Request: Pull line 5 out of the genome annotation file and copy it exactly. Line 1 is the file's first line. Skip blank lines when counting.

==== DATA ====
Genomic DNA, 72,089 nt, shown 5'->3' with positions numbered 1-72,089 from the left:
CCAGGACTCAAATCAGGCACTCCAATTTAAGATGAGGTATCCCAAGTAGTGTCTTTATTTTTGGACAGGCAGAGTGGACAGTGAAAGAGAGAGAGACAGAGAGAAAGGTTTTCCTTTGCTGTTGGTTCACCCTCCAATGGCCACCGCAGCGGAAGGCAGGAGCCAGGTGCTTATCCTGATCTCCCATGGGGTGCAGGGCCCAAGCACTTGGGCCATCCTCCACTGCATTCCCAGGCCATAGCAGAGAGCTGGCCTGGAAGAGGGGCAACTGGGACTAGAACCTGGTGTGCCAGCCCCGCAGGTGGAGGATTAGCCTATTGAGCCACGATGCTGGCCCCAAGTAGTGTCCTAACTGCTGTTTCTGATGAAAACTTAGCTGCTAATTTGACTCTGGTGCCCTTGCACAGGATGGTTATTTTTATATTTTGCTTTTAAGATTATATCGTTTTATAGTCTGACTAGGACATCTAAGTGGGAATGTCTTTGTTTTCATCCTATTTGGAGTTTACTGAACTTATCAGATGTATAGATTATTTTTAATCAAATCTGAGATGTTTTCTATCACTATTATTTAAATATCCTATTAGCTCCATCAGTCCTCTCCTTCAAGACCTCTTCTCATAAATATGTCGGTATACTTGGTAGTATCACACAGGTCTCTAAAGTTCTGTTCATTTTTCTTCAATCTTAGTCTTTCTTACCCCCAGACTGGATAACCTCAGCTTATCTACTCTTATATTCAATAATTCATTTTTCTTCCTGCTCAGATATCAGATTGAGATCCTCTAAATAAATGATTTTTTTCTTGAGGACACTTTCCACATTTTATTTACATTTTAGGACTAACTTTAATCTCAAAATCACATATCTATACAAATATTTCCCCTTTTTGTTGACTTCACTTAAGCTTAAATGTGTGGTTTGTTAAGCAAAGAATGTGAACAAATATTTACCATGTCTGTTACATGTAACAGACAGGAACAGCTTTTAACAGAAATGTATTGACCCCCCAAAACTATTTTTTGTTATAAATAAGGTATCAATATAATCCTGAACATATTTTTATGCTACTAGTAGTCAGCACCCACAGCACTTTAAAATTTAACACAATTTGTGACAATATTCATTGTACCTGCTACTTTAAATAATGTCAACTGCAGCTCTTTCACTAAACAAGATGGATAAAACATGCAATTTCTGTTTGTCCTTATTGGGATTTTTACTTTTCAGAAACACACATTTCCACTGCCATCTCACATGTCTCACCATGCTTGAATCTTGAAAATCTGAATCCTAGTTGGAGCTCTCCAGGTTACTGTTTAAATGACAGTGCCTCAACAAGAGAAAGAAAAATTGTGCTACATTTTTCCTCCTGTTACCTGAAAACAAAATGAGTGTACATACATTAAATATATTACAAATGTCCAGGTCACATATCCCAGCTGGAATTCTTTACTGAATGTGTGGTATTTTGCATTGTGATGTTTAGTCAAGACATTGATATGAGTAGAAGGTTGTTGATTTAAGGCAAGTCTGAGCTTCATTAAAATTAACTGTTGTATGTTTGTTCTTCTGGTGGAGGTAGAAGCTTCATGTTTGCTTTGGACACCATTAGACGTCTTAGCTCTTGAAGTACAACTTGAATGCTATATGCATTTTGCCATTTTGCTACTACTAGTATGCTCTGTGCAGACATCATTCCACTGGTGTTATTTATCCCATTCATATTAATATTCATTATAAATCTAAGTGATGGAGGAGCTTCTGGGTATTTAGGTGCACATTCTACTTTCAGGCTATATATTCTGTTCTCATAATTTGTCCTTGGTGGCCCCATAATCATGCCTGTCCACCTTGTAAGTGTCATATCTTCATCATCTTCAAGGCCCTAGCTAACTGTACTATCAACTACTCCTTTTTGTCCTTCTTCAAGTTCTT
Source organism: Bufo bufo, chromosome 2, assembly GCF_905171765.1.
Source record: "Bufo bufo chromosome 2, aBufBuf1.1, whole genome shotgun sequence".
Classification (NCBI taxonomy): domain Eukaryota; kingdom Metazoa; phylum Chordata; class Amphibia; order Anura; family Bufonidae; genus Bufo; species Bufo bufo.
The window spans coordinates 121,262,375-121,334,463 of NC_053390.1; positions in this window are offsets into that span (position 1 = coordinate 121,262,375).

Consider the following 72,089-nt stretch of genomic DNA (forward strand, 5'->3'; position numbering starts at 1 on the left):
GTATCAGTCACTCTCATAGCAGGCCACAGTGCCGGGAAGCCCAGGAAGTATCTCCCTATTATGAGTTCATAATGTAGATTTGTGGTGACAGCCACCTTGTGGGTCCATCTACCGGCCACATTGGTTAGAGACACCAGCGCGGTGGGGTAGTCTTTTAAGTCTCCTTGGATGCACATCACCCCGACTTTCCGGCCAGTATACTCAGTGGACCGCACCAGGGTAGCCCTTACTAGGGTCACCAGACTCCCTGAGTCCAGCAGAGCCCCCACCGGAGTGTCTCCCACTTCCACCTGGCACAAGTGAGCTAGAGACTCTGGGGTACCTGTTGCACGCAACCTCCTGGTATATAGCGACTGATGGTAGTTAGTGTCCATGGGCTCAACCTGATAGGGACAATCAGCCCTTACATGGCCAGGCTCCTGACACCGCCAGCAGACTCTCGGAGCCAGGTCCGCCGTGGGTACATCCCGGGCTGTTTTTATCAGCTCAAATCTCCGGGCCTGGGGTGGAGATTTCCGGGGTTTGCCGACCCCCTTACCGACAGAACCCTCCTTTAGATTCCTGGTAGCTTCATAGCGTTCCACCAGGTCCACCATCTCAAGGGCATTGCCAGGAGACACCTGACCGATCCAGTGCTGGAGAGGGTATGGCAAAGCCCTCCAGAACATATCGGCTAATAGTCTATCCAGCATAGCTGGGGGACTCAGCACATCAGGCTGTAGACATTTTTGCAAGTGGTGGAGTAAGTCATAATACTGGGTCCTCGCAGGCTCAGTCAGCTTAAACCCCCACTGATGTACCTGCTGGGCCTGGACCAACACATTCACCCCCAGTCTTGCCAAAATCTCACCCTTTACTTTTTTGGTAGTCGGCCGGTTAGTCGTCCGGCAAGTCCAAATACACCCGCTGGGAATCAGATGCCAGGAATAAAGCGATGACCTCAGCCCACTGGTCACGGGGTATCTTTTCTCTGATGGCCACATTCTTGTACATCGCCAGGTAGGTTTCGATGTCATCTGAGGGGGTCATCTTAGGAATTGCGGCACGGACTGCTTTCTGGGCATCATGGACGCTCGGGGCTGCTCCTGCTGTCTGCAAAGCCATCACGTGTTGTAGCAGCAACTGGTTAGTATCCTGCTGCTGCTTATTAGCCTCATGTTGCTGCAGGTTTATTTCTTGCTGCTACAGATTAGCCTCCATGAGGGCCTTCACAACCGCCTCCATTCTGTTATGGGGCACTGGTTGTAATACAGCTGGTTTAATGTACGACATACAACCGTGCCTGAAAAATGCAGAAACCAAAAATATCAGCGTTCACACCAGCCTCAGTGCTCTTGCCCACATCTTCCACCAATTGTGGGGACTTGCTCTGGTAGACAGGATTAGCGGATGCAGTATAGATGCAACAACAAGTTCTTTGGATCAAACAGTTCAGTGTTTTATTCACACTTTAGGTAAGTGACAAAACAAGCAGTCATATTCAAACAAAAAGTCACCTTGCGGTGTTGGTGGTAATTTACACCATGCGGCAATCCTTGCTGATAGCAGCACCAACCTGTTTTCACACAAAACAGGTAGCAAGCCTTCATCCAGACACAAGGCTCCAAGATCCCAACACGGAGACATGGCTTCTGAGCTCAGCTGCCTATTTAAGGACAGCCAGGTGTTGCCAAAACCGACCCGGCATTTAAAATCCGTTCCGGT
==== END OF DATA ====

Classification (NCBI taxonomy): domain Eukaryota; kingdom Metazoa; phylum Chordata; class Amphibia; order Anura; family Bufonidae; genus Bufo; species Bufo bufo.